PyCon 2009 Day 1

python-logoAh, the business trip. I’d love to say I know it well, but I don’t, because this is my first one! I am attending PyCon, the convention for U.S. users of the Python Programming Language. This year it’s in Chicago so in exchange for helping to do a little bit of recruiting and helping get the name of my company out there, I get to attend cool talks and network with other pythonistas from all over.

I attended six and a half talks today (out of eight possible) and all of them were very interesting and informative.

The firt was Python for CS1 Not Harmful to CS Majors (and good for everyone), which basically summarized the benefits of using Python when teaching the entry level Computer Science course in universities. Non-majors actually learn enough to put it to use, majors do just as well in CS2 (even if the course is C++ or Java) and it builds the Python community at the university among TAs and grad students. I liked this talk a lot even though it was pretty much only pertaining to academia and not all that useful to me in my work. Who knows, though, one day I may stop being able to do and start teaching.

Next was Python in the Enterprise – How to Get Permission. This was mainly a work decision because, while we already use Python at my company for “The Enterprise,” we sometimes have to deal with customers who are wary of it or cooperating organizations who are the same. The scope on this one was pretty narrow and pretty much could be summed up as “work within the system and tout Python’s benefits” but it was still good.

Apparently the speaker for the next talk missed his flight from Africa and so it was postponed. Hopefully I can catch Giving back and helping expand the Python community. A roadmap for South America and Africa on Sunday. Since this was the only talk I really wanted to go to during this time, I headed over to our booth for recruiting. It was just about set up, and a few other coworkers were hanging out. We started shooting our nerf rockets (with our job website on them) at the sparse crowd.

(The vegetarian) lunch was Caesar salad and lasagna with some sort of cream sauce. Also, Teramisu (it very much seems like they are trying to caffeinate the attendees heavily).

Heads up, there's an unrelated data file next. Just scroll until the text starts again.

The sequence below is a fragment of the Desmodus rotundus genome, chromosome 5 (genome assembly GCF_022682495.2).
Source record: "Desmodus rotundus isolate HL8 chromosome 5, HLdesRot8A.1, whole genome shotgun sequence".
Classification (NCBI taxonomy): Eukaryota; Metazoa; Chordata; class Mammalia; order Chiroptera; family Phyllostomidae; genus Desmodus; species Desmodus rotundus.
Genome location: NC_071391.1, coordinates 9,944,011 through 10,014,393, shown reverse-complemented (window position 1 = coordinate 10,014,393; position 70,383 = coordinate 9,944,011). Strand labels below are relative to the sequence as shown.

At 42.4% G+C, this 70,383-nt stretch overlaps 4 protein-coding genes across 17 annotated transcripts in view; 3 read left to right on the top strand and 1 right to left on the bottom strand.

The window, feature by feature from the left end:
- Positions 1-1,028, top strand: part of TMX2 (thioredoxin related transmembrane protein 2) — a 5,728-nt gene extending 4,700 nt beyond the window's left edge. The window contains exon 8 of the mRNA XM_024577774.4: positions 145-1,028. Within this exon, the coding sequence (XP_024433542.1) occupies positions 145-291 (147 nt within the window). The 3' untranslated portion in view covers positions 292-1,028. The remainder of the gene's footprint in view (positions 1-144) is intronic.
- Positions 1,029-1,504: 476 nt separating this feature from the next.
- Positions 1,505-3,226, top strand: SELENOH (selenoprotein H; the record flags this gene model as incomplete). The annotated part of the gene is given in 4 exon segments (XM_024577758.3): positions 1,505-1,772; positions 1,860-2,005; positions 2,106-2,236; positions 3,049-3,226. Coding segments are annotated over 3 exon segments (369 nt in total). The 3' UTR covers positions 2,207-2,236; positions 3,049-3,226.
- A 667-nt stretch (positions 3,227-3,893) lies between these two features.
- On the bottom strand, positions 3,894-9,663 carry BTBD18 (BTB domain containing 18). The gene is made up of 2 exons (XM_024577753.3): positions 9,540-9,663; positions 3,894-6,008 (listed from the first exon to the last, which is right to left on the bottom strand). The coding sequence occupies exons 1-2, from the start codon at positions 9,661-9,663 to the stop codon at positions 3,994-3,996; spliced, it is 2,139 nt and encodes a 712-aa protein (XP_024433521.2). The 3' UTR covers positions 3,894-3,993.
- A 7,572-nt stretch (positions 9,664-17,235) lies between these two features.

After lunch, I was conflicted about which talk to attend. I ended up attending Strategies For Testing Ajax Web Applications because it was helpful for my work, opting out of both a talk on capturing neutrinos in Antarctica (cool) and a panel discussion on the different Python interpreter implementations (cool and brainy). The panel discussion was extra long so I was able to catch the end of it.

The fifth talk I attended was called Python in a Sandbox by the implementers of PyPy (the Python interpreter written in Python). An interesting adjunct of their work is that they can abstract all the operating system calls that Python does out and replace them with whatever they like; for example, they can write an interface for reading and writing files that never actually writes to the machine, it only simulates the fact that there is a file system. This version of PyPy could eventually be run inside Web browsers safely, without giving Web sites dangerous access to your home computer.

After a short break, there were two talks left. I chose Introduction to Multiprocessing in python, about the new multiprocessing module (I know little about this, but it seems cool) and Easy AI with python which was very interesting and well-presented and led me to two modules I definitely want to experiment with – one on Bayesian filtering and one on simulating neural networks with a relational database. The code he showed for each of these things seemed incredibly simple (Python almost always does) but also very powerful. Maybe I can do that Bayesian work I was looking into for the Netflix prize.

After the talks, I hung out at our recruiting booth for a while and also checked out a few of the other booths. EVE Online was there, which was very cool, and they talked a little bit about their MMORPG. Then I got invited to a blues club by some coworkers; I turned them down (the main act didn’t even come on until 10:30 and I need my beauty rest.) Instead, I opted for the “board game social.” I learned two new games that I enjoyed immensely and want to buy, and met a few people. We went out to eat at a tiny Polish restaurant in Chicago proper. I had Pirogi.

And so ends the first day of the Conference. I am looking forward to keynotes tomorrow and Sunday by Guido van Rossum (inventor of Python) and the Reddit guys!


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